Danielle Karr is a young professional living in Boston and one of more than 50 million people who have a 401(k) plan. These employer-sponsored plans allow you to invest pre-tax earnings, and many companies that offer them match that contribution. But these plans charge a fee, calculated from a percentage of total assets. These fees could cost you tens of thousands of dollars in lost savings.
In 2012, the U.S. Dept. Of Labor issued a new rule requiring “plan participants” (people like you and me) to get quarterly breakdowns of all 401(k) fees.
"It is a really important thing for people to pay attention to and yet not enough people do it," said AARP’s vice president of financial security, Jean Stezfand.
A recent survey by the Employee Benefit Research Institute shows only 53% of plan participants even notice the disclosure documents. And of those who did see the forms, 86% made no changes to their plan.
“I can't spend the time on a daily basis to constantly be thinking about what is in my 401(K),“ said Karr. “So I am paying someone else to do it."
The disclosure documents can vary in length and format and the federal government only requires fees to be listed. Individual investment firms are left to disclose and name these fees however they choose.
A Dept. of Labor spokesperson tells Al Jazeera it "continues to monitor the disclosures and determine whether any changes are needed."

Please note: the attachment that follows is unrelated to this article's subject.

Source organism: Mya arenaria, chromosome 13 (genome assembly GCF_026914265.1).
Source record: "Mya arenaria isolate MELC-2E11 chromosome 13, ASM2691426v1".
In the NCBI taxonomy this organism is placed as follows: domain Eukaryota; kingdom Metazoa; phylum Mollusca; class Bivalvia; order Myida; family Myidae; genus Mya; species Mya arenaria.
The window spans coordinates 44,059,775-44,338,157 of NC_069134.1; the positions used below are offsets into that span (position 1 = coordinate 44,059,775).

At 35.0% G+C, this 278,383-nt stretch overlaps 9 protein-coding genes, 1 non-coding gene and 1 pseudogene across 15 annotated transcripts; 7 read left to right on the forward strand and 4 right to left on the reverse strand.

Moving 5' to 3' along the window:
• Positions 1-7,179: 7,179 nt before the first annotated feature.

The Department of Labor divides fees into three categories.
(1) Plan Administration Fees, which include charges for record keeping, accounting and legal services.
(2) Individual Service Fees, which include charges for options like taking a loan from your plan.
(3) Investment Fees. This is the largest category and covers the cost of managing your money (usually in mutual funds).
Long-Term Costs of 401(k) Fees
The Department of Labor cites this example:
If you invest $25,000 in a 401(K) plan at 7% compounding interest, after 35 years your nest egg will grow to $227,000.
If all else stays the same, but fees and expenses are at 1.5%:
You will have given up $64,000 in assets because of those fees and your nest egg will shrink by 28%. Your nest egg will end up being $163,000.
Is there any good coming from these disclosures?
The Mutual Fund Trade Association believes the new DOL rules has helped to lower 401(k) plan fees. "We saw, just last year, for instance, in just the last look at fees in mutual funds in 401(K) plans (there was a) steady decline in fund fees and for bond fees."
The downward trend is expected to continue, which is good news for Danielle Karr and everyone else hoping to retire in comfort.
Financial advisors suggest reading over your disclosure documents at least once a year to search for any newly named or added fees. And while you can't entirely avoid fees, you may be able to save money by altering the investment mix within your plan.